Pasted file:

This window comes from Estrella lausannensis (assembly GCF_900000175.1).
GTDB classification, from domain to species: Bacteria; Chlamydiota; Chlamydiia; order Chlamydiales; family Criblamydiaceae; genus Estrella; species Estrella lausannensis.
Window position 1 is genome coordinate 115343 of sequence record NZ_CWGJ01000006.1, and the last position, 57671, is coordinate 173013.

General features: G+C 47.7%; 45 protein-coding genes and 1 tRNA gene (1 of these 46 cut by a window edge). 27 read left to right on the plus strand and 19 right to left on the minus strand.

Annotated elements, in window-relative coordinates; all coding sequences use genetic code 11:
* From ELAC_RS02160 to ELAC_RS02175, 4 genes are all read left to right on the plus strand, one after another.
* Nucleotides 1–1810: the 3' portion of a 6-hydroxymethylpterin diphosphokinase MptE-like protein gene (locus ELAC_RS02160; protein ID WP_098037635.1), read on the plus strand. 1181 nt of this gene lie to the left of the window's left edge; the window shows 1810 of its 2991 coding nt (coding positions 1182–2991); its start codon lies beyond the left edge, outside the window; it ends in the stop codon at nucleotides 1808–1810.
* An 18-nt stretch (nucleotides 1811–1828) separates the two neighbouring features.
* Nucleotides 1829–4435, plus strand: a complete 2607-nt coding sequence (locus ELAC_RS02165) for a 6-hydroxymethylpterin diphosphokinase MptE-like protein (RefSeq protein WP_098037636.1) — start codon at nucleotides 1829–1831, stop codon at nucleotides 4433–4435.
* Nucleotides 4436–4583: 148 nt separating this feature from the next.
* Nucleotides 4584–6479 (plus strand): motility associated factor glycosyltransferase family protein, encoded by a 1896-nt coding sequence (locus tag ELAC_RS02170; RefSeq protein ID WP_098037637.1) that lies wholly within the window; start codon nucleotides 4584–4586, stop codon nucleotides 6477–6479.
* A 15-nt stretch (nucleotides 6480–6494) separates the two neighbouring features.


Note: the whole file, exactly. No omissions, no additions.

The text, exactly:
This window comes from Estrella lausannensis (assembly GCF_900000175.1).
GTDB classification, from domain to species: Bacteria; Chlamydiota; Chlamydiia; order Chlamydiales; family Criblamydiaceae; genus Estrella; species Estrella lausannensis.
Window position 1 is genome coordinate 115343 of sequence record NZ_CWGJ01000006.1, and the last position, 57671, is coordinate 173013.

General features: G+C 47.7%; 45 protein-coding genes and 1 tRNA gene (1 of these 46 cut by a window edge). 27 read left to right on the plus strand and 19 right to left on the minus strand.

Annotated elements, in window-relative coordinates; all coding sequences use genetic code 11:
* From ELAC_RS02160 to ELAC_RS02175, 4 genes are all read left to right on the plus strand, one after another.
* Nucleotides 1–1810: the 3' portion of a 6-hydroxymethylpterin diphosphokinase MptE-like protein gene (locus ELAC_RS02160; protein ID WP_098037635.1), read on the plus strand. 1181 nt of this gene lie to the left of the window's left edge; the window shows 1810 of its 2991 coding nt (coding positions 1182–2991); its start codon lies beyond the left edge, outside the window; it ends in the stop codon at nucleotides 1808–1810.
* An 18-nt stretch (nucleotides 1811–1828) separates the two neighbouring features.
* Nucleotides 1829–4435, plus strand: a complete 2607-nt coding sequence (locus ELAC_RS02165) for a 6-hydroxymethylpterin diphosphokinase MptE-like protein (RefSeq protein WP_098037636.1) — start codon at nucleotides 1829–1831, stop codon at nucleotides 4433–4435.
* Nucleotides 4436–4583: 148 nt separating this feature from the next.
* Nucleotides 4584–6479 (plus strand): motility associated factor glycosyltransferase family protein, encoded by a 1896-nt coding sequence (locus tag ELAC_RS02170; RefSeq protein ID WP_098037637.1) that lies wholly within the window; start codon nucleotides 4584–4586, stop codon nucleotides 6477–6479.
* A 15-nt stretch (nucleotides 6480–6494) separates the two neighbouring features.